It began with the (gobsmackingly) brilliant opening ceremony, watched with awe by a (surprisingly) massive audience of 27 million, as Danny Boyle responded to the scale of Beijing’s spectacle with our British celebration of democratic dissonance, never afraid to mildly baffle the global audience as we used the moment to have that conversation, by ourselves, about ourselves and for ourselves, that we have really meant to get around to for many years. 

Then, the sport. We talk about our tradition of heroic sporting failure, though Team GB had done (surprisingly) much better in Beijing four years before, and English cricketers tending to beat the Australians too. But nobody expected Britain to be quite this (surprisingly) good at sport, so that it sometimes seemed that you could barely risk putting the kettle on without missing the next athletics or cycling gold medal.

67% of the British public have been surprised by how much Britain brought us together. But do spare a thought for the miserabilists. Those who made a point of getting out of the country to avoid the whole Olympic nightmare have returned to a country they struggle to recognise. They are keeping their heads down through the popular Paralympics and the Victory Parade, and expect to get their country back by October. Perhaps the spirit of 2012 will be a mirage, never to be repeated until, several decades from now, a big Royal celebration and a great sporting event happen to coincide again. But there is a public appetite.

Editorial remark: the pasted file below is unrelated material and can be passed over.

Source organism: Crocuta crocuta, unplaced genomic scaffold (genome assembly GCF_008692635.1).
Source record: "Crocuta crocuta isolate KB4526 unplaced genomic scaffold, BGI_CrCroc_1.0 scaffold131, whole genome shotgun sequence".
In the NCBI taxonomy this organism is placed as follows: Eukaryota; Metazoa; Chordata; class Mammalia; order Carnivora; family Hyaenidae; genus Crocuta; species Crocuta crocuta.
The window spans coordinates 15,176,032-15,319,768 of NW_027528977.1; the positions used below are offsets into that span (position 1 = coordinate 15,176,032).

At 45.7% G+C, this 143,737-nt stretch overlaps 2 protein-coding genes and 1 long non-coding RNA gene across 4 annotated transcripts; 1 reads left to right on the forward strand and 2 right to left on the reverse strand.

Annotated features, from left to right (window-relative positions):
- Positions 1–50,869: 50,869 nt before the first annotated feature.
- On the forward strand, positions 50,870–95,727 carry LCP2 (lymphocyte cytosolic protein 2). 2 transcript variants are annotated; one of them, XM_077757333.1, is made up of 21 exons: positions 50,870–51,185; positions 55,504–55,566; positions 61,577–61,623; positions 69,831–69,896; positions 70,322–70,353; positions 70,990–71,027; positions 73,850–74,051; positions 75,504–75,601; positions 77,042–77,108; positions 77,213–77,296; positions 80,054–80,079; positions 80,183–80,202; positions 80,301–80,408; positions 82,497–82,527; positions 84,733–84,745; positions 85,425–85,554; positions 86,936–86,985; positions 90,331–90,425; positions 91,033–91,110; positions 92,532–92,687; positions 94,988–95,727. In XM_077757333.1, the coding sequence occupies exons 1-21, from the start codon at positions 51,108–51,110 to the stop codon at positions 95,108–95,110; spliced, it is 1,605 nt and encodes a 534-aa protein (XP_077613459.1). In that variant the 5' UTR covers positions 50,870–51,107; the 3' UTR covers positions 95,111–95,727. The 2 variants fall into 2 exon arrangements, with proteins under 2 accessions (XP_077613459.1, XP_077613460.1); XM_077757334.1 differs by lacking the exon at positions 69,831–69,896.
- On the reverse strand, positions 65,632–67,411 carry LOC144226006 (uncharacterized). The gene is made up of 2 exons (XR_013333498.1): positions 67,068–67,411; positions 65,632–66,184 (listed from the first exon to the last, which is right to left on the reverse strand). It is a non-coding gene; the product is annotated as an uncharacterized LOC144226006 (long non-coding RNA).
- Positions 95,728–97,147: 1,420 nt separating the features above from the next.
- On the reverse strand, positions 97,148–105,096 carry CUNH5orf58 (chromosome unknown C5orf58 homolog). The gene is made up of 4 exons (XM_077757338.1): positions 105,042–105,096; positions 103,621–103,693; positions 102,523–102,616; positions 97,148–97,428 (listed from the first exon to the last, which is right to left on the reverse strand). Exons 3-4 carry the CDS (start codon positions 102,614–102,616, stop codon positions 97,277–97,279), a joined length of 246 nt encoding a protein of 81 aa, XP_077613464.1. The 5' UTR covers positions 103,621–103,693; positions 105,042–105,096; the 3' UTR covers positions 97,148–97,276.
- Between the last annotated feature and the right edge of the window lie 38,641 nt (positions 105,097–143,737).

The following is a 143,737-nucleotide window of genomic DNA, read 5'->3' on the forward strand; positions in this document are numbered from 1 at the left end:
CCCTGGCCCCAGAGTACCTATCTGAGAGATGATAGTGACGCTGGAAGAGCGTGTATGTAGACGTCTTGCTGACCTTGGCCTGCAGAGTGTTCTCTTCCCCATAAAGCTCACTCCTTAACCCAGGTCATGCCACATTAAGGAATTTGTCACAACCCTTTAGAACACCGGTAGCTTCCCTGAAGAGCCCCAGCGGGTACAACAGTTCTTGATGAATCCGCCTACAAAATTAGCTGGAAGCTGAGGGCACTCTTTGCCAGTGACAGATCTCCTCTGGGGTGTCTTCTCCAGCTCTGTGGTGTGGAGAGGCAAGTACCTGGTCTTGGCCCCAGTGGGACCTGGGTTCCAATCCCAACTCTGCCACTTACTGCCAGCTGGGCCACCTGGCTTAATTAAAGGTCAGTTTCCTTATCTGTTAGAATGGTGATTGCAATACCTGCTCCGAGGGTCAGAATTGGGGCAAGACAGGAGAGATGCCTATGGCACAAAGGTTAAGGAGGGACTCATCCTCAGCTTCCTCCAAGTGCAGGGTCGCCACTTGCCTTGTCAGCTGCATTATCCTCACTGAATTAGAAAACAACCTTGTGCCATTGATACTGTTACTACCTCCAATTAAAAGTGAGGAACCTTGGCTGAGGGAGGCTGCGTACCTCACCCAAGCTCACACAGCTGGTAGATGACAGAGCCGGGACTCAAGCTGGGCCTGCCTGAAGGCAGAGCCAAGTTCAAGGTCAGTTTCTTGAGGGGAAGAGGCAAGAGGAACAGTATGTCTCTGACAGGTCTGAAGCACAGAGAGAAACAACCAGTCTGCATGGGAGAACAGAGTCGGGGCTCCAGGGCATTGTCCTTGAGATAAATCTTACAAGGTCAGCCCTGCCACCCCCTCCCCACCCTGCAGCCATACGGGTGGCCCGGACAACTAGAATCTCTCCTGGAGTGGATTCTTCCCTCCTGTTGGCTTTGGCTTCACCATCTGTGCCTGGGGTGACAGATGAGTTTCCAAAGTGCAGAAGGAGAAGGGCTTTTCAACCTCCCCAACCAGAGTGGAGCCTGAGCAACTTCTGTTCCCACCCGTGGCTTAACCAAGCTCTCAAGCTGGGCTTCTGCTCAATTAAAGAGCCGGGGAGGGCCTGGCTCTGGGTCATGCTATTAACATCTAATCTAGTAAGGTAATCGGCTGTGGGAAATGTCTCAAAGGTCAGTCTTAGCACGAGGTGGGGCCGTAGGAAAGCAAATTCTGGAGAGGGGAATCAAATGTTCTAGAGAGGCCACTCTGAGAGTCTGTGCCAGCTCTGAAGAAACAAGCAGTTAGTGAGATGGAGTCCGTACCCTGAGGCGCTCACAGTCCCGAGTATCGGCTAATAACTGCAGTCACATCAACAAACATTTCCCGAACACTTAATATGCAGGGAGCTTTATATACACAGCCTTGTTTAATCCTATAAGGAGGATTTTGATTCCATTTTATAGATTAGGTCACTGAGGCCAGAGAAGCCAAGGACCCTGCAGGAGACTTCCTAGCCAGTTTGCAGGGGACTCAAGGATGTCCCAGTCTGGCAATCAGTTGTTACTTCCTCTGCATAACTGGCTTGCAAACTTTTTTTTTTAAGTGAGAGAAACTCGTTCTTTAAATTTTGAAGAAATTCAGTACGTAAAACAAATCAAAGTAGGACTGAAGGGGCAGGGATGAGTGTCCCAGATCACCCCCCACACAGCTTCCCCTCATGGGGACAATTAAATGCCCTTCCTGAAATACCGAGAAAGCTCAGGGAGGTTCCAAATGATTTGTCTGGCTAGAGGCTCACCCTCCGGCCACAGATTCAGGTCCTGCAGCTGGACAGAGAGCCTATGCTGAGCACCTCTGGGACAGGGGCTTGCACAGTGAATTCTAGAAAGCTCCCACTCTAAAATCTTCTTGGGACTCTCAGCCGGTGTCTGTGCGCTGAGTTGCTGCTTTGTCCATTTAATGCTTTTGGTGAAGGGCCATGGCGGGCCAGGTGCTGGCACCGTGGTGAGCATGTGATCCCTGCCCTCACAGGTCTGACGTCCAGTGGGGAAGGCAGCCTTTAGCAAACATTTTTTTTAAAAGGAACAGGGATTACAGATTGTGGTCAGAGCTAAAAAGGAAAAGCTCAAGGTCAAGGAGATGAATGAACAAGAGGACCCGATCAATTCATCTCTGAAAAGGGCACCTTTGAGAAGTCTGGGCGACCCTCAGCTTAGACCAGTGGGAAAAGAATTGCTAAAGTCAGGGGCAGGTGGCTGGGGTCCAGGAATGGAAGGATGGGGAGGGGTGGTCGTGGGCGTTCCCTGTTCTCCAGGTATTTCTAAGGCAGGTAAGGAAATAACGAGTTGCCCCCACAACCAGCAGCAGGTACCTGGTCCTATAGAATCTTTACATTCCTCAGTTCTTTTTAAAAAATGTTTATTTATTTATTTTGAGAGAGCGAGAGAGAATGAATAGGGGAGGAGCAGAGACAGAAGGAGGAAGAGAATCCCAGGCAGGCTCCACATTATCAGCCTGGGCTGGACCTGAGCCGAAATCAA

So let’s stop talking as if we need to “reclaim the flag” from the extreme fringe, when the inclusive meaning of the Union Jack today is better represented in children’s face-paint than flailing neo-fascism. Let’s remember that everybody British has more than one flag – and fly Saltires, Welsh Dragons and St George’s Crosses too. And let’s treat Humphrey Keeper’s singing in the opening moments of the opening ceremony as the cultural moment that “Jerusalem” became the English anthem that it has been missing – and ask the sports’ governing bodies to catch up.